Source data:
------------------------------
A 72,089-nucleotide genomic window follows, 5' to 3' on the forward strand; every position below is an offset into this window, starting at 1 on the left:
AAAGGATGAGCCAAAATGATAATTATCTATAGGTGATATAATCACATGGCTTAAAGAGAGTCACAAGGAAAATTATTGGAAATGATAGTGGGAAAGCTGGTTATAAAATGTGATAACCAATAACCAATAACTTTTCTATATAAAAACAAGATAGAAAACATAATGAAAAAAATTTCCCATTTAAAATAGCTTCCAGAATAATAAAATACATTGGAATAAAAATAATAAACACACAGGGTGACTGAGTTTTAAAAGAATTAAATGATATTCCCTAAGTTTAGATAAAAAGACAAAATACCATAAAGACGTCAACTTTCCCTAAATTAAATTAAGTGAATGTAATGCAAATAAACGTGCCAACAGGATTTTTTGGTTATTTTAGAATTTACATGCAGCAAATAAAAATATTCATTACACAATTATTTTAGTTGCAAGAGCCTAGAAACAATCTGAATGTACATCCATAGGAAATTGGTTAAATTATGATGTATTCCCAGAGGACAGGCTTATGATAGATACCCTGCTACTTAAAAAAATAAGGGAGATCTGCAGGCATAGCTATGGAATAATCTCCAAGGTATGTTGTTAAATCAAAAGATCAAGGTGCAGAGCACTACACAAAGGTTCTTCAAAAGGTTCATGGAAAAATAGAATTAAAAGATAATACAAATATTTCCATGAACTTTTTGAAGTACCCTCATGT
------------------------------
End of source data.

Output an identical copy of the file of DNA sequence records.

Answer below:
A 72,089-nucleotide genomic window follows, 5' to 3' on the forward strand; every position below is an offset into this window, starting at 1 on the left:
AAAGGATGAGCCAAAATGATAATTATCTATAGGTGATATAATCACATGGCTTAAAGAGAGTCACAAGGAAAATTATTGGAAATGATAGTGGGAAAGCTGGTTATAAAATGTGATAACCAATAACCAATAACTTTTCTATATAAAAACAAGATAGAAAACATAATGAAAAAAATTTCCCATTTAAAATAGCTTCCAGAATAATAAAATACATTGGAATAAAAATAATAAACACACAGGGTGACTGAGTTTTAAAAGAATTAAATGATATTCCCTAAGTTTAGATAAAAAGACAAAATACCATAAAGACGTCAACTTTCCCTAAATTAAATTAAGTGAATGTAATGCAAATAAACGTGCCAACAGGATTTTTTGGTTATTTTAGAATTTACATGCAGCAAATAAAAATATTCATTACACAATTATTTTAGTTGCAAGAGCCTAGAAACAATCTGAATGTACATCCATAGGAAATTGGTTAAATTATGATGTATTCCCAGAGGACAGGCTTATGATAGATACCCTGCTACTTAAAAAAATAAGGGAGATCTGCAGGCATAGCTATGGAATAATCTCCAAGGTATGTTGTTAAATCAAAAGATCAAGGTGCAGAGCACTACACAAAGGTTCTTCAAAAGGTTCATGGAAAAATAGAATTAAAAGATAATACAAATATTTCCATGAACTTTTTGAAGTACCCTCATGT